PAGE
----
Saturday, May 26, 2012

Sixers fall to Celtics in Game 7

BOSTON -- The 76ers seemed to get what they wanted.
They watched Paul Pierce walk off the floor in Game 7 before he, Doc Rivers, the Celtics bench and the Boston metropolitan area wanted to see it happen. With four minutes remaining in the fourth quarter of the deciding game of this bruising Eastern Conference semifinal series, the Celtics' most dependable scorer fouled out.
Yet Pierce's departure only seemed to set off a trigger in Rajon Rondo. And with three big shots, Boston's floor leader put an end to the Sixers' longer-than-expected postseason journey.

The Celtics prevailed, 85-75, in a game much like the rest in the series: A battle between a team too old for this, a team too young for this. Flawed they both are. What wasn't lacking were players putting out effort.
Kevin Garnett, in the twilight of his career, had 18 points and 13 rebounds during 38 grueling minutes. He tangled most of the night with Elton Brand, who had 15 points and six rebounds, including a pair of big jumpers in the fourth quarter that got the Sixers within a point, before he fouled out in the final two minutes.
"They didn't want to lose in the second round and face those questions about the Big Three and age," said Brand, who if he played his final game with the Sixers went out with an effort he can be proud of. "And we wanted to grow up and put them out. That was our goal -- put them out. And we couldn't do it.
"They survived this one."
In the end, as it so often does, it came down to Rondo.
The Celtics point guard had a furious start to the game, but was invisible for a huge chunk of the middle of the game. Then, with 4:16 remaining and the Sixers trailing by just one possession, 71-68, Pierce was called for a charging foul when he shouldered into Thad Young.
It seemed like a damning moment for the Celtics, who have struggled to get anything at all from their weak and weakened bench the entire series. Yet Rondo didn't let that happen.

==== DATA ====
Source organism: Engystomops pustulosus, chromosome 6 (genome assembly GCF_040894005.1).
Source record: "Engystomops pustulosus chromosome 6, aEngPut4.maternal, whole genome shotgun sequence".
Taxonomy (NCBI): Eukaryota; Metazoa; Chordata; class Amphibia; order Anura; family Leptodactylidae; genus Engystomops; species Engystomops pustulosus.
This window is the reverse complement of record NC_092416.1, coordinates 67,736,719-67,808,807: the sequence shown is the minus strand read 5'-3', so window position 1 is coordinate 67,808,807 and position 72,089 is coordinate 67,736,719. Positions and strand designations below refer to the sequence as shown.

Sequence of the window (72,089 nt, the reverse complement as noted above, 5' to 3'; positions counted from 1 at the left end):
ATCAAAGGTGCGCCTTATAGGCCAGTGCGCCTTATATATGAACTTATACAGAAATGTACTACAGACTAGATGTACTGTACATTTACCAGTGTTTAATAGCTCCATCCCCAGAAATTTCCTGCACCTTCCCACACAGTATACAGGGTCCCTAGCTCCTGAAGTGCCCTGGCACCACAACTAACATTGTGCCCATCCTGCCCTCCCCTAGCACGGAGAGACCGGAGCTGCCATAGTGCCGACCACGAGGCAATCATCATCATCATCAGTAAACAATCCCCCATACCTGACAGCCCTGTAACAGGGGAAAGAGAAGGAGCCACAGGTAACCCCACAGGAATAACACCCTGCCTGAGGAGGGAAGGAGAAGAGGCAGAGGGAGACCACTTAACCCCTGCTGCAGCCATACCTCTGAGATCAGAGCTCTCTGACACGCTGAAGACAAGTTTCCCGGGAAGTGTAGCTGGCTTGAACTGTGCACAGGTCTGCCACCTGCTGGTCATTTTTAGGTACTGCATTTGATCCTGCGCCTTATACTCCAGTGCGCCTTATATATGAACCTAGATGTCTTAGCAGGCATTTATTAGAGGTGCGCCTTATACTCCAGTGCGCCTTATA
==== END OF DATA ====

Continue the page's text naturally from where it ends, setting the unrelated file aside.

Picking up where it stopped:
After turning down so many shots on the night, Rondo scored seven straight points -- a drive to the hole, a pull-up 22 footer and a 3-pointer -- that put Boston in control at 78-68 with 2:10 remaining. The Sixers, who struggled at the offensive end all night, had nothing to offer and their season was over.
"I thought we had a great chance to win -- a great chance to win," Doug Collins said. "And then Rondo made some great plays.
"Those were the shots we would like him to take, but he made them. Those shots went in, and my hat's off to him. He's not afraid to take them."
"I thought we did a good job defensively of forcing him to shoot that shot," Lou Williams said. "We were stopping everyone else ... and he hit two big ones for them."
It didn't help that the possession after Pierce fouled out, the Sixers didn't even get a shot off. They committed their 16th and final turnover of the night, a deadly total for a team that depended so dearly on taking care of the ball this season.
"Ultimately, it was execution. At the end, we couldn't execute," Brand said. "We learned we need to finish properly. The coaches designed the right defensive schemes, we just didn't execute.
"Hopefully we learn from it, take our lumps and grow."
Which players will be here to partake in the growth is up in the air. Josh Harris, the man who put together a group to buy the Sixers away from Comcast last summer, stood crimson-faced in the back of the interview room as Collins spoke after the game. There was disappointment in his eyes. Yet there also was determination to do what's needed to give the Sixers a chance to be better than pretty good.
"We know we have to grow as a team, add pieces," Collins said. "Josh Harris is committed to that. A day like today I tell the players to look around the locker room and make sure you see the people you bonded with. But this team won't be the same team next year. That's the nature of sports."


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